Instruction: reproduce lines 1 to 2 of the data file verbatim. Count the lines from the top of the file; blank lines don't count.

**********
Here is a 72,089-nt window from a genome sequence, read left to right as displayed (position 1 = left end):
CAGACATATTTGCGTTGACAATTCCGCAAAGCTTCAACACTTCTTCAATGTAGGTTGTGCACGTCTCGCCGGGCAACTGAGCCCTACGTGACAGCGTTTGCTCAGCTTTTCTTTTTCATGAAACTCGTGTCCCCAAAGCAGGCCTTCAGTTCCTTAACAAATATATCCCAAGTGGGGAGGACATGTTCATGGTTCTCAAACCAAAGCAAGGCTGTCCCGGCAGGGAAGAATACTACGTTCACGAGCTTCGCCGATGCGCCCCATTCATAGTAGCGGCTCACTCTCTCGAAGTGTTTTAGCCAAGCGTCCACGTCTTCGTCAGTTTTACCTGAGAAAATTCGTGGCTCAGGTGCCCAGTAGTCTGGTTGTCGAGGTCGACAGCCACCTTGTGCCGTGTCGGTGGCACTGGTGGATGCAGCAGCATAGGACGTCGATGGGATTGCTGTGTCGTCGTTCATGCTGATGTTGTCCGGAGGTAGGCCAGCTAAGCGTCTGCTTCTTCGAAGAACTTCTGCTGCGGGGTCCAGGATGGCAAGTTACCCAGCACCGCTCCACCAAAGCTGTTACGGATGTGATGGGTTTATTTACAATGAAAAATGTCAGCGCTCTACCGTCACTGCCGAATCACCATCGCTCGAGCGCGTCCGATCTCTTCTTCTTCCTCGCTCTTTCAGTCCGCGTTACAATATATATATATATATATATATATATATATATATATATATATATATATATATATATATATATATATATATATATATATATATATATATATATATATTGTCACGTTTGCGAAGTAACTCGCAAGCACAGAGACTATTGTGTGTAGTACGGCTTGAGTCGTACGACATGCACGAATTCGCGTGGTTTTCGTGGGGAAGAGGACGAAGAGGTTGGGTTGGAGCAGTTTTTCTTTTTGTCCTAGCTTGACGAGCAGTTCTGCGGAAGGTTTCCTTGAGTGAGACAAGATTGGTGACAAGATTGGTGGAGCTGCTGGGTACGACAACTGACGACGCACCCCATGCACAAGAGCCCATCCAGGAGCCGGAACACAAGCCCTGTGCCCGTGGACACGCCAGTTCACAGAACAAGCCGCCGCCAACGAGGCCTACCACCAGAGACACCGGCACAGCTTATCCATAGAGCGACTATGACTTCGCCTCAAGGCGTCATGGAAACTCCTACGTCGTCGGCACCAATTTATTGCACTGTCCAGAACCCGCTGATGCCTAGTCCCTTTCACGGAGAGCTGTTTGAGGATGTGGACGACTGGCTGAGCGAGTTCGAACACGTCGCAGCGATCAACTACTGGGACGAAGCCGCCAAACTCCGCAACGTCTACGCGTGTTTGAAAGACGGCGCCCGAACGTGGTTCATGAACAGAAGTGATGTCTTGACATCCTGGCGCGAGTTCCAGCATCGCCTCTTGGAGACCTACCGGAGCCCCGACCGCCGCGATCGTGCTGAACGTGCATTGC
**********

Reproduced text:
Here is a 72,089-nt window from a genome sequence, read left to right as displayed (position 1 = left end):
CAGACATATTTGCGTTGACAATTCCGCAAAGCTTCAACACTTCTTCAATGTAGGTTGTGCACGTCTCGCCGGGCAACTGAGCCCTACGTGACAGCGTTTGCTCAGCTTTTCTTTTTCATGAAACTCGTGTCCCCAAAGCAGGCCTTCAGTTCCTTAACAAATATATCCCAAGTGGGGAGGACATGTTCATGGTTCTCAAACCAAAGCAAGGCTGTCCCGGCAGGGAAGAATACTACGTTCACGAGCTTCGCCGATGCGCCCCATTCATAGTAGCGGCTCACTCTCTCGAAGTGTTTTAGCCAAGCGTCCACGTCTTCGTCAGTTTTACCTGAGAAAATTCGTGGCTCAGGTGCCCAGTAGTCTGGTTGTCGAGGTCGACAGCCACCTTGTGCCGTGTCGGTGGCACTGGTGGATGCAGCAGCATAGGACGTCGATGGGATTGCTGTGTCGTCGTTCATGCTGATGTTGTCCGGAGGTAGGCCAGCTAAGCGTCTGCTTCTTCGAAGAACTTCTGCTGCGGGGTCCAGGATGGCAAGTTACCCAGCACCGCTCCACCAAAGCTGTTACGGATGTGATGGGTTTATTTACAATGAAAAATGTCAGCGCTCTACCGTCACTGCCGAATCACCATCGCTCGAGCGCGTCCGATCTCTTCTTCTTCCTCGCTCTTTCAGTCCGCGTTACAATATATATATATATATATATATATATATATATATATATATATATATATATATATATATATATATATATATATATATATATATATATATATATATATTGTCACGTTTGCGAAGTAACTCGCAAGCACAGAGACTATTGTGTGTAGTACGGCTTGAGTCGTACGACATGCACGAATTCGCGTGGTTTTCGTGGGGAAGAGGACGAAGAGGTTGGGTTGGAGCAGTTTTTCTTTTTGTCCTAGCTTGACGAGCAGTTCTGCGGAAGGTTTCCTTGAGTGAGACAAGATTGGTGACAAGATTGGTGGAGCTGCTGGGTACGACAACTGACGACGCACCCCATGCACAAGAGCCCATCCAGGAGCCGGAACACAAGCCCTGTGCCCGTGGACACGCCAGTTCACAGAACAAGCCGCCGCCAACGAGGCCTACCACCAGAGACACCGGCACAGCTTATCCATAGAGCGACTATGACTTCGCCTCAAGGCGTCATGGAAACTCCTACGTCGTCGGCACCAATTTATTGCACTGTCCAGAACCCGCTGATGCCTAGTCCCTTTCACGGAGAGCTGTTTGAGGATGTGGACGACTGGCTGAGCGAGTTCGAACACGTCGCAGCGATCAACTACTGGGACGAAGCCGCCAAACTCCGCAACGTCTACGCGTGTTTGAAAGACGGCGCCCGAACGTGGTTCATGAACAGAAGTGATGTCTTGACATCCTGGCGCGAGTTCCAGCATCGCCTCTTGGAGACCTACCGGAGCCCCGACCGCCGCGATCGTGCTGAACGTGCATTGC